Noting that there were archives of data about the 38-year-old tax attorney, tech giant Facebook confirmed yesterday that data about Todd somehow maintains a level of value.
“Facebook makes money by selling data about users to advertisers,” said Facebook employee David Walters. “We save information about what everyone views online in order to make money, including Todd’s.” Walters told reporters that while Todd is only in two groups about work-related topics and has only ever posted to express his relatively neutral political beliefs, they miraculously still and it worthwhile to collect and retain his information.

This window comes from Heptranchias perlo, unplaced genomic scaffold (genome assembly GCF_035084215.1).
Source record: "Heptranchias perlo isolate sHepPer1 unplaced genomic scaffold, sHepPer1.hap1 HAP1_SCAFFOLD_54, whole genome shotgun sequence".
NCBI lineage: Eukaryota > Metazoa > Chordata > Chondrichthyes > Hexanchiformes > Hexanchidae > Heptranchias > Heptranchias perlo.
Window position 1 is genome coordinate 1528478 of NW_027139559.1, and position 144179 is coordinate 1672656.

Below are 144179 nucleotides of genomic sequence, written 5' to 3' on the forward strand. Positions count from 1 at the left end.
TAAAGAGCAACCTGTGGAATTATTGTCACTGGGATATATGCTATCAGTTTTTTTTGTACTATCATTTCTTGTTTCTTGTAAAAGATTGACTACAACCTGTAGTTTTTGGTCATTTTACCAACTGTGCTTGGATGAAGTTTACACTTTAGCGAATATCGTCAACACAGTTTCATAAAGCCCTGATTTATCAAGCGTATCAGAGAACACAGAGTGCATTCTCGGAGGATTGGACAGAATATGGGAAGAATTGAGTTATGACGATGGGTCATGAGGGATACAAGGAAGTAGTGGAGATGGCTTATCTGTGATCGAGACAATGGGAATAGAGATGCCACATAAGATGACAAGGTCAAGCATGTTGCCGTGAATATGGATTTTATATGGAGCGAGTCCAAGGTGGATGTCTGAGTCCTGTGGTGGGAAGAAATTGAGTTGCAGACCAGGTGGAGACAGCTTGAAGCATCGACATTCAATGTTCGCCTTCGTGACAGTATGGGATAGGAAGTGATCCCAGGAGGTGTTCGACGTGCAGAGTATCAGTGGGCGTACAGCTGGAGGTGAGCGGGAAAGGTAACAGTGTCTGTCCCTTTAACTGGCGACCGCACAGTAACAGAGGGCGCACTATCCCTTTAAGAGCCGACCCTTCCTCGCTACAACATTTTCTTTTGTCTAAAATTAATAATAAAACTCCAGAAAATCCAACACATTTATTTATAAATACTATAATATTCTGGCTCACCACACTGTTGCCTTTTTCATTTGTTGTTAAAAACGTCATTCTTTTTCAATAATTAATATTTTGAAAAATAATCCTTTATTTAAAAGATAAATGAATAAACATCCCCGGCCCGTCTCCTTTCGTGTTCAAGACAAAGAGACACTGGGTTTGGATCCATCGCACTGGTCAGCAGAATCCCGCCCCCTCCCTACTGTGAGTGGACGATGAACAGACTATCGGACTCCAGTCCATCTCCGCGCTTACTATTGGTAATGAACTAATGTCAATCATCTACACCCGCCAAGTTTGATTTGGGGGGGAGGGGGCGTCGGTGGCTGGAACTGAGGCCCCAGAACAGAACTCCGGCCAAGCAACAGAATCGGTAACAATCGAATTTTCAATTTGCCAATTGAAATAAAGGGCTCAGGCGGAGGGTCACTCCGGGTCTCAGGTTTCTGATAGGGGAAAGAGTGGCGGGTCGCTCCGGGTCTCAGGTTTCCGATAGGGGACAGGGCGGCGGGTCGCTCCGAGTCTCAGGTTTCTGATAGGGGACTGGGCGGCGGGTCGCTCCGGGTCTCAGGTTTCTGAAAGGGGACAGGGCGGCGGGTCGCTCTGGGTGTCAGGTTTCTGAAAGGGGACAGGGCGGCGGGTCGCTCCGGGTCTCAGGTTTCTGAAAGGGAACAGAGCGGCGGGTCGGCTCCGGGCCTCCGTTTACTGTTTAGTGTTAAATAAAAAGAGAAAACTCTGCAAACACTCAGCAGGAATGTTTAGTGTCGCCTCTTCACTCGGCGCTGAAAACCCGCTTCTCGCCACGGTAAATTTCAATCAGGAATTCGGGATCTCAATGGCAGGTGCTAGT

“Todd is kinda just a cookie-cutter guy,” Walters continued. “He watched most of Breaking Bad and listens to e Black Keys. He owns a Lion’s jersey but doesn’t seem to have gone to any games. Maybe we can try and sell him tickets to one.”
Other social networks expressed the same opinions about Todd, whose thirty tweets are almost exclusively about being hungry or tired and whose Instagram contains two family christmas pictures and one of a well- made salad.
“While it wouldn’t look like it, we are actually able to pro t o of Todd’s internet usage,” Twitter employee Jenna Marigold told reporters. “Whether his tweet is something basic like, ‘that nale, wow!’ or something vague and meaningless like, ‘that’s unexpected!’ Twitter still nds a way to use this info to display relevant ads.”
At press time, the company noted that Todd had downloaded Candy Crush.